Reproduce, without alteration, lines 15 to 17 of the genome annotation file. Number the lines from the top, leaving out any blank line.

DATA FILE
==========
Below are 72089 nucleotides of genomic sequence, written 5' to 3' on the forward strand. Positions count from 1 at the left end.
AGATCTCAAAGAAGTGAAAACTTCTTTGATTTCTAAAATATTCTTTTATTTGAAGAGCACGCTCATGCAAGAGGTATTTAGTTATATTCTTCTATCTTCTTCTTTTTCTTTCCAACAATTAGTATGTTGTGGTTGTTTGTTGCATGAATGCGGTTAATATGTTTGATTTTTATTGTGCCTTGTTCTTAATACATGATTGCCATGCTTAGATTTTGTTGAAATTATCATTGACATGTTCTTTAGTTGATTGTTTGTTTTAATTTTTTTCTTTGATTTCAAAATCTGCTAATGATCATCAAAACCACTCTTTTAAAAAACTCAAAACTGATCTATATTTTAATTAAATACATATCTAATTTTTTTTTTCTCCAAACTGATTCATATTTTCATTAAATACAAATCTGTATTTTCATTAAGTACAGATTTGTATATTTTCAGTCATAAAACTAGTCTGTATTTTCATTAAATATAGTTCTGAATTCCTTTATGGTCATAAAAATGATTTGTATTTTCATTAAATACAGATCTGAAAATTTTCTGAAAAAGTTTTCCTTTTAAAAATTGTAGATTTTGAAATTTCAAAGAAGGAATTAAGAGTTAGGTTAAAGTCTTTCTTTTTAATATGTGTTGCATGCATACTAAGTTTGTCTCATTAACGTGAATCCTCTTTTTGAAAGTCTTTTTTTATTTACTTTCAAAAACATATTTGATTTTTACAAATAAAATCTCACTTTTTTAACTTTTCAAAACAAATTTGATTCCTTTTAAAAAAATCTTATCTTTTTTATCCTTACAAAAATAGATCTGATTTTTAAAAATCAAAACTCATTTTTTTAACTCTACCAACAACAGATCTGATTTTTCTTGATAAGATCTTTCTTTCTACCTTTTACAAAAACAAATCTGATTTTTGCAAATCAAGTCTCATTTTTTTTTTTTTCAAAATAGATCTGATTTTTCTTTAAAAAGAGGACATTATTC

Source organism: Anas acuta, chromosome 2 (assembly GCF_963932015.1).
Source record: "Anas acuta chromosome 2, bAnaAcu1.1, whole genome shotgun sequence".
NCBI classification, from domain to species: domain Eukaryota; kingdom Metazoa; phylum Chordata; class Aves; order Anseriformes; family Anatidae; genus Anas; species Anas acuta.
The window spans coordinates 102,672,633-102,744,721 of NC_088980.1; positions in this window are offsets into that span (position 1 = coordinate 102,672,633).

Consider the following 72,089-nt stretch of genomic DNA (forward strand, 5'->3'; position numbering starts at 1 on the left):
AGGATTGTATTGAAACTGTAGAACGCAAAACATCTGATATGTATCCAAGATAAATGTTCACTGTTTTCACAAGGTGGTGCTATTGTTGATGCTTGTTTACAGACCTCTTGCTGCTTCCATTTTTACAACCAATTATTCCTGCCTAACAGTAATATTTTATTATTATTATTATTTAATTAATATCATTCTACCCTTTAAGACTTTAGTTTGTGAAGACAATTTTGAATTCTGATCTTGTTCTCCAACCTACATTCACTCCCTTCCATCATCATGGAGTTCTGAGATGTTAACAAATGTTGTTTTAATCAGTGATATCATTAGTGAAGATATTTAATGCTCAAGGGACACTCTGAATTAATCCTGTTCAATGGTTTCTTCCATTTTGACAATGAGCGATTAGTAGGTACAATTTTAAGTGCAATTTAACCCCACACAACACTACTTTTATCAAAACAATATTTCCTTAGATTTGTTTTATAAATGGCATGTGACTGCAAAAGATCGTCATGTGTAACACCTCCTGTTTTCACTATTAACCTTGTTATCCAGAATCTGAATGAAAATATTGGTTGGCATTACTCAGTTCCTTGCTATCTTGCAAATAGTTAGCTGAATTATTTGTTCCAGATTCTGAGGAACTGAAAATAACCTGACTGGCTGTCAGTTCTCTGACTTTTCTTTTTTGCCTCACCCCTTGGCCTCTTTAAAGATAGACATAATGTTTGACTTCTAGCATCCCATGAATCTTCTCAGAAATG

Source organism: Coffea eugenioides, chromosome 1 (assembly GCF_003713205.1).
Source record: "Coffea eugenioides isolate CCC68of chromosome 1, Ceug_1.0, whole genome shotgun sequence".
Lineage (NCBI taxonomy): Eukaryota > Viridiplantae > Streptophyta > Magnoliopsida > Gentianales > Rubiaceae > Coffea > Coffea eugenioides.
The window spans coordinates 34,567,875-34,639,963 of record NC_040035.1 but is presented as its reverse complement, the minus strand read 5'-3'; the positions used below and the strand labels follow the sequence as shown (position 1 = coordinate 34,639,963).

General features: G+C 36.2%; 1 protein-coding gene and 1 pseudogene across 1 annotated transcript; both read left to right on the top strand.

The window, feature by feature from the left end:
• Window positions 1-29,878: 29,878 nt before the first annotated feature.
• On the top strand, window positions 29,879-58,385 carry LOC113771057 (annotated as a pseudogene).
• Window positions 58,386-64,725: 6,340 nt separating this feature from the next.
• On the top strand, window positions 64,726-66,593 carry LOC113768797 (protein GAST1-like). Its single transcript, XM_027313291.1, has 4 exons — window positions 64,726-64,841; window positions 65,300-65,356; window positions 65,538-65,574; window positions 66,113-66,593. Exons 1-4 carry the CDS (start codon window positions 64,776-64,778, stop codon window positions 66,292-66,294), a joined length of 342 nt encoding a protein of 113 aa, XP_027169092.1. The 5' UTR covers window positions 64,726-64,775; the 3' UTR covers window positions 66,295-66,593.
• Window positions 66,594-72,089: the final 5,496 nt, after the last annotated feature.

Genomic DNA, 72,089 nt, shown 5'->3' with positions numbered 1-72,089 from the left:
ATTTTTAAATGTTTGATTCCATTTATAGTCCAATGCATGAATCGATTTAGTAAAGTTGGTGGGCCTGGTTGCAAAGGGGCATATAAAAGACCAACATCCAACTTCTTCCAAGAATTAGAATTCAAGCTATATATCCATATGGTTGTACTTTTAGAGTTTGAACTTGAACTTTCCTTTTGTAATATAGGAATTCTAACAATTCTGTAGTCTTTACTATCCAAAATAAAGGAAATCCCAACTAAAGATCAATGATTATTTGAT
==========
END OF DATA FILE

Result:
• Window positions 1-29,878: 29,878 nt before the first annotated feature.
• On the top strand, window positions 29,879-58,385 carry LOC113771057 (annotated as a pseudogene).
• Window positions 58,386-64,725: 6,340 nt separating this feature from the next.